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TitleAnn Cvetkovich - Depression: A Public Feeling
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Table of Contents
                            Front Cover
Title Page
Dedication
Contents
Acknowledgments
Introduction
PART I The Depression Journals (A Memoir)
	Going Down (1986–1989)
	Swimming (1989–1990)
	The Return (1990–1991)
	Reflections: Memoir as Public Feelings Research Method
PART II A Public Feelings Project (A Speculative Essay)
	1. Writing Depression: Acedia, History, and Medical Models
	2. From Dispossession to Radical Self-Possession: Racism and Depression
	3. The Utopia of Ordinary Habit: Crafting, Creativity, and Spiritual Practice
Epilogue
Notes
	Introduction
	The Depression Journals (A Memoir)
	1. Writing Depression
	2. From Dispossession to Radical Self-Possession
	3. The Utopia of Ordinary Habit
	Epilogue
Bibliography
Illustration Credits
Index
Copyright
Back Cover
                        
Document Text Contents
Page 151

Racism and Depression 137

rate that have cohesion but under another framework” (322). Even as
she demystifies the sacred by connecting it to a mundane everyday,
Alexander does not shy away from insisting on a notion of the sacred
that transforms our understandings of political practice. (She thus
echoes my suggestion, with respect to the connections between left
melancholy and acedia, that in addition to offering secular explana-
tions for the spiritual, we consider the possibility of spiritualizing the
political.) Building on her long- standing rejection of easy distinctions
between tradition and modernity, she insists that the sacred not be dis-
missed through its association with the primitive and the traditional
and other conceptual frameworks that privilege the secular.31 She trans-
lates the sacred into the language of transnational feminist theory, but
without domesticating it.
Alexander uses as a foundation for transnational politics and scholar-
ship African- based cosmologies that begin from the premise that all
human beings are important and connected. For those who remain
resolutely committed to the secular, this premise might be one way of
understanding the meaning of the sacred—as a form of radical human-
ism and radical democracy that insists on the importance of every per-
son to the collective. (For Alexander, though, a significant source for
this understanding of the human is the African concept of ase, the life
force or energy that is present in every being.)32 She invokes the cate-
gory of the “sacred” to describe new forms of knowledge production
and archival practice that can counter the soul- killing effects of colo-
nialism, which continue even now to produce forms of self- alienation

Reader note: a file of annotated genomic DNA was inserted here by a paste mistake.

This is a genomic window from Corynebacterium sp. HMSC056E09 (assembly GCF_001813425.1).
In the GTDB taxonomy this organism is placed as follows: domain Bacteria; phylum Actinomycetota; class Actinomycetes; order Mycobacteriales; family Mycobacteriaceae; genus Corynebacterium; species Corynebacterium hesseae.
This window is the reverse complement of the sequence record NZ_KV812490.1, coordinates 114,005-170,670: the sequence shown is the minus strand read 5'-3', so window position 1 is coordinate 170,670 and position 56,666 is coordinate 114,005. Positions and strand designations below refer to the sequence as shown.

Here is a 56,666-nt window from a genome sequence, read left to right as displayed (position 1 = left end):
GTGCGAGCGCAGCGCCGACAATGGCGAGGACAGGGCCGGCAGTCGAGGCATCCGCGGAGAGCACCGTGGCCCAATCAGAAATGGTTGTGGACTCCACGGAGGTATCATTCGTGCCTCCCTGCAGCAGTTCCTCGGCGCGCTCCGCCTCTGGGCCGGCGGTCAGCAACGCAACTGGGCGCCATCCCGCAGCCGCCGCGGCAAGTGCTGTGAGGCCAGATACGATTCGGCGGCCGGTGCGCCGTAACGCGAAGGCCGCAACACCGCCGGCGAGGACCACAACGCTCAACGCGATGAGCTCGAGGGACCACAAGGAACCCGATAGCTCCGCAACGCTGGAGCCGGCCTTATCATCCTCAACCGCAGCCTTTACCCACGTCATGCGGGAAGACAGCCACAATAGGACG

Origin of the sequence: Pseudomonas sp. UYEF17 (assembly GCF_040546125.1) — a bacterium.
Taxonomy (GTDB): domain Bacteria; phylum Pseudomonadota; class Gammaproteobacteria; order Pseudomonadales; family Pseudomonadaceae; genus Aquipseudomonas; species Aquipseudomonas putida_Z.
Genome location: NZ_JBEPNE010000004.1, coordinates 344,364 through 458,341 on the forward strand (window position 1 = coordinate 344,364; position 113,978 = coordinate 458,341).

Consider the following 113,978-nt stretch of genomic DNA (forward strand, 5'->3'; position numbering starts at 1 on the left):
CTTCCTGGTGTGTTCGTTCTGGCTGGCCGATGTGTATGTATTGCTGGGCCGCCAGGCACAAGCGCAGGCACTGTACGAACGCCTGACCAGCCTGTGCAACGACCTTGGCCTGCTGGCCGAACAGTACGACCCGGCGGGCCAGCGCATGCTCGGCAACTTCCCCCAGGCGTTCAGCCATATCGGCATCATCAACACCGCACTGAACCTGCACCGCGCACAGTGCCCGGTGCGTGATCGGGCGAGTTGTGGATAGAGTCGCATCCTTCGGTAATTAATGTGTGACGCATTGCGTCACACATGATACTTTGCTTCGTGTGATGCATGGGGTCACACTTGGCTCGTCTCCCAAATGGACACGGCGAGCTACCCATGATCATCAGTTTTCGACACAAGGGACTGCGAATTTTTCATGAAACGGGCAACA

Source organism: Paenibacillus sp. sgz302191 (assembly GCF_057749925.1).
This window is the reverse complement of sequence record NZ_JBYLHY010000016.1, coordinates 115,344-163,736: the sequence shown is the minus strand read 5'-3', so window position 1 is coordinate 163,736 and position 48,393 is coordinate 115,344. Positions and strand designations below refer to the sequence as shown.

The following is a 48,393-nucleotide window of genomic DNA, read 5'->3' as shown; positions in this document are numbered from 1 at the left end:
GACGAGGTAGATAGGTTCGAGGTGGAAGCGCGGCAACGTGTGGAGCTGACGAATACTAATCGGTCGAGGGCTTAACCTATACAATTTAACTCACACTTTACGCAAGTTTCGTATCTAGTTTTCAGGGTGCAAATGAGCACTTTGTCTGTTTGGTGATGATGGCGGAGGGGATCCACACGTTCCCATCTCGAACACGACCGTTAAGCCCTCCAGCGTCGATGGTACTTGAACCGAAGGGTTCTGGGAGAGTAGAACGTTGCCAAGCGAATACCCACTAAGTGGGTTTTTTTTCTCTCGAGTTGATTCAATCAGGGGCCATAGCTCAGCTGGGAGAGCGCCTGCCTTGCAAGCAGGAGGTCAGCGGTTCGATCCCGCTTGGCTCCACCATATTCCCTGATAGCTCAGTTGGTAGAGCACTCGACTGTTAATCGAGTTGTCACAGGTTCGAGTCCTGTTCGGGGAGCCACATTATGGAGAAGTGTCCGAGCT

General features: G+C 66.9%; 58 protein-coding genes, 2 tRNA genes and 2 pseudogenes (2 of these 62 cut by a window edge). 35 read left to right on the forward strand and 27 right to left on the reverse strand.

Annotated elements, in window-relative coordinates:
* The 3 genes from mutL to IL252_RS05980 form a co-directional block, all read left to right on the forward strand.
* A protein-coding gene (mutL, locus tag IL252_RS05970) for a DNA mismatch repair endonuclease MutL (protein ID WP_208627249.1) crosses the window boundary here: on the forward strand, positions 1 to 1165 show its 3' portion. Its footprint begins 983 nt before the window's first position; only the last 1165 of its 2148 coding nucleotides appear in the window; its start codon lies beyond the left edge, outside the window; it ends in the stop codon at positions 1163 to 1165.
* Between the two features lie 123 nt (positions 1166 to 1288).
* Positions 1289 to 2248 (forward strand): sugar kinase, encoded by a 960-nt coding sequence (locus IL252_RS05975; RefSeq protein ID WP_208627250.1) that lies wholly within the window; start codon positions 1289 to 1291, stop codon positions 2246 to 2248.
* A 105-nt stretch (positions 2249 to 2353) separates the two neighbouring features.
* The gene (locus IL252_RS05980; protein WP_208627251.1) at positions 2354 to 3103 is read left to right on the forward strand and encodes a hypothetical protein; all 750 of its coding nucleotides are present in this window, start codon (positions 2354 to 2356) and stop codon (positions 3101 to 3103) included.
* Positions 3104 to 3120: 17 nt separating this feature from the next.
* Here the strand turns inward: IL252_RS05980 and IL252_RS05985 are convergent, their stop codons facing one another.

that require a politics of self- transformation. The category of the sacred
is a way of articulating this politics of the subject, which, like Avery
Gordon’s account of Toni Cade Bambara’s call for a revolution of the
self, is not an individualized quest.33 The sacred is connected to every-
day practices that are not glamorous or other- worldly and that suggest
a rethinking of political practices that can address the self and its feel-
ings, moods, energies, and will. Taking the risk of invoking the sacred
allows Alexander to connect everyday feelings of disconnection with
transnational histories, as well as to forge practices, often everyday
practices of the body, that aim to address them.

Page 152

138 Part Two

SACRED THERAPIES

One of Jacqui Alexander’s proposed directions for future inquiry into
the pedagogies of the sacred is to establish a center for the study of in-
digenous spiritualities.34 Using the category of “indigeneity” to encom-
pass African diasporic practices is a significant move, suggesting a pos-
sible rapprochement between notions of indigeneity and diaspora that
are sometimes at odds with one another because of the differences be-
tween those who can lay claim to home (including literal land claims)
and those for whom it is a more imaginary concept. The study of indige-
nous spiritualities would enable a discussion of the syncretisms that
connect indigenous and diasporic cultures and a global comparative
perspective on, for example, African and (Native) American cosmolo-
gies. And if the goal is also to undo distinctions between the sacred and
secular epistemologies, then American indigenous studies are an im-
portant resource for bringing the spiritual into the domains of therapy,
politics, and scholarship. Hartman’s and Alexander’s efforts to explain
despair and depression as the result of the long- term legacies of diaspora
and slavery are matched by efforts to explain contemporary indigenous
struggles with addiction and depression as the product of colonization,
genocide, and displacement. Increasingly, “therapy” within indigenous
communities includes not only historical frameworks but traditional
spiritual practices as tools for healing. Theresa O’Nell, for example, de-
scribes understandings of depression on the Flathead reservation that
incorporate a historical and culturally specific understanding of depres-
sion as a sadness that acknowledges transgenerational loss.35 The social
worker Maria Yellow Horse Brave Heart combines trauma theory and
indigenous paradigms to develop workshops that address long- term
histories of violence.36 The wealth of work on the residential school
system, including, for example the establishment of a Truth and Recon-
ciliation Commission in Canada, proceeds from the premise that the
legacy of colonization includes mind and soul and that decolonizing
the mind entails a complex mix of historical, spiritual, legal, and psy-
chic work.37
The debates about the category of sovereignty that have been cen-
tral to Native American and indigenous studies in the U.S. and Canada
are an important place where distinctions between the secular and the

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